SECURE 2.0 raises the trigger age for required minimum distributions to age 73 for those who reach age 72 after 2022. It increases the age again, to age 75, starting in 2033. So, here's when you have to start taking RMDs based on your date of birth:
Your first required minimum distribution is for the year that you reach the age specified in the chart, and generally must be taken by April 1 of the year following the year that you reached that age. Subsequent required distributions must be taken by the end of each calendar year (so if you wait until April 1 of the year after you attain your required beginning age, you'll have to take two required distributions during that calendar year). If you continue working past your required beginning age, you may delay RMDs from your current employer's retirement plan until after you retire.
1. RMD Penalty Tax Decreased
The penalty for failing to take a required minimum distribution is steep — historically, a 50% excise tax on the amount by which you fell short of the required distribution amount.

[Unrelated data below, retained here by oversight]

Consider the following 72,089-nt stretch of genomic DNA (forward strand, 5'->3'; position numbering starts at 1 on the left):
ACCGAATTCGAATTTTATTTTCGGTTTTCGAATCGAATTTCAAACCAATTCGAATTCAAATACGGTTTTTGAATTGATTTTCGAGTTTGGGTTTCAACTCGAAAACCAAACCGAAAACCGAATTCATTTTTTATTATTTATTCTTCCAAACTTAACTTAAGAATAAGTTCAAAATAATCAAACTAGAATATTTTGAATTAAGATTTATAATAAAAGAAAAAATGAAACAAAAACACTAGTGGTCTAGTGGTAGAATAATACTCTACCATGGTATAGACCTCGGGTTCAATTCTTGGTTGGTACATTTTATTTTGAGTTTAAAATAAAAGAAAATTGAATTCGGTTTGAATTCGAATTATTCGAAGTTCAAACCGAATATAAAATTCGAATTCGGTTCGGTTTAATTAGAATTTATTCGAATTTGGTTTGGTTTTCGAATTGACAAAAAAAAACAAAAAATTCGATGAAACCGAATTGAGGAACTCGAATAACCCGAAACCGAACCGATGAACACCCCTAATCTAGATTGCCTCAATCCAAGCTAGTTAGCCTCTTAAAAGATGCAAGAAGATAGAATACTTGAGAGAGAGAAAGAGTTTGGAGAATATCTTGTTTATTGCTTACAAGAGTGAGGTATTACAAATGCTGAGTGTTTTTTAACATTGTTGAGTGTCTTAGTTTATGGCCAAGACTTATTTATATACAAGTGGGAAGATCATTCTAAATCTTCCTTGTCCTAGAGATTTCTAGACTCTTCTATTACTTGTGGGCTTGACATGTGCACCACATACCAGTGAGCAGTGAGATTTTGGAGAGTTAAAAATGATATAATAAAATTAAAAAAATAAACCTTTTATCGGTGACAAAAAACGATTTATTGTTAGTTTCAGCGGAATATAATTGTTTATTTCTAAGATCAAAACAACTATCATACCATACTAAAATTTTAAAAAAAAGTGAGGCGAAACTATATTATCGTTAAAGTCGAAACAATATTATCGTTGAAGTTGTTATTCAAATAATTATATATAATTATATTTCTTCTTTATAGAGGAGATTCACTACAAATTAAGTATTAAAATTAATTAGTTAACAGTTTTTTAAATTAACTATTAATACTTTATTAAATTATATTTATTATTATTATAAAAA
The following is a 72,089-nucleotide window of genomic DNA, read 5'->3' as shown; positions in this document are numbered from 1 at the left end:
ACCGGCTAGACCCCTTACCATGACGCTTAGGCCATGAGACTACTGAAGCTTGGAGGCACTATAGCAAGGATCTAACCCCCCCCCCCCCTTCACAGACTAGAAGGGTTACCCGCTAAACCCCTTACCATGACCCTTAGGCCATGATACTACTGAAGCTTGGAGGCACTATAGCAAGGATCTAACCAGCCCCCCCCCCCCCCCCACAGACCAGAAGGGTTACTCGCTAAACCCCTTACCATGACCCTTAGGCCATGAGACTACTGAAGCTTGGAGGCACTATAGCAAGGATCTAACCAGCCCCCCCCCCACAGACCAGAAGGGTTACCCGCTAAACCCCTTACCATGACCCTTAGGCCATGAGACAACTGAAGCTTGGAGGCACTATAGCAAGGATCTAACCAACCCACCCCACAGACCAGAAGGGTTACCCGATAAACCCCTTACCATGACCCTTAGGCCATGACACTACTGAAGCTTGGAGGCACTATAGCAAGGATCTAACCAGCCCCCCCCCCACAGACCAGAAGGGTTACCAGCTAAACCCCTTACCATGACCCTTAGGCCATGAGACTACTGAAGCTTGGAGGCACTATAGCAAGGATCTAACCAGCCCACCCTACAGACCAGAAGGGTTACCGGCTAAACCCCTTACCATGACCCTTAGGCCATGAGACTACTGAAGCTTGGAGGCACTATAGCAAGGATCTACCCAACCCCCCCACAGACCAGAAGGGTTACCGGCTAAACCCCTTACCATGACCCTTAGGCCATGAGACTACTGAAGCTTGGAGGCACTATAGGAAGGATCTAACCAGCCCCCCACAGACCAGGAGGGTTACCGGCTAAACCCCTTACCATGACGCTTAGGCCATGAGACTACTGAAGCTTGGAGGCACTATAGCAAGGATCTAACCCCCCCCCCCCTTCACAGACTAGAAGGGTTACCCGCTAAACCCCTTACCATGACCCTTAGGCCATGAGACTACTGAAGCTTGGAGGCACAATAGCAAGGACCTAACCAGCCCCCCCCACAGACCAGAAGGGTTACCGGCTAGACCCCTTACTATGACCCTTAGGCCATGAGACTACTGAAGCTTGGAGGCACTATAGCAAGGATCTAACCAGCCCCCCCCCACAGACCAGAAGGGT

SECURE 2.0 reduces the RMD tax penalty to 25% of the shortfall, effective this year (still steep, but better than 50%).
Also effective this year, the Act establishes a two-year period to correct a failure to take a timely RMD distribution, with a resulting reduction in the tax penalty to 10%. Basically, if you self-correct the error by withdrawing the required funds and filing a return reflecting the tax during that two-year period, you can qualify for the lower penalty tax rate.
2. Lifetime Required Minimum Distributions from Roth Employer Accounts Eliminated
Roth IRAs have never been subject to lifetime Required Minimum Distributions. That is, a Roth IRA owner does not have to take RMDs from the Roth IRA while he or she is alive. (Distributions to beneficiaries are required after the Roth IRA owner's death, however.)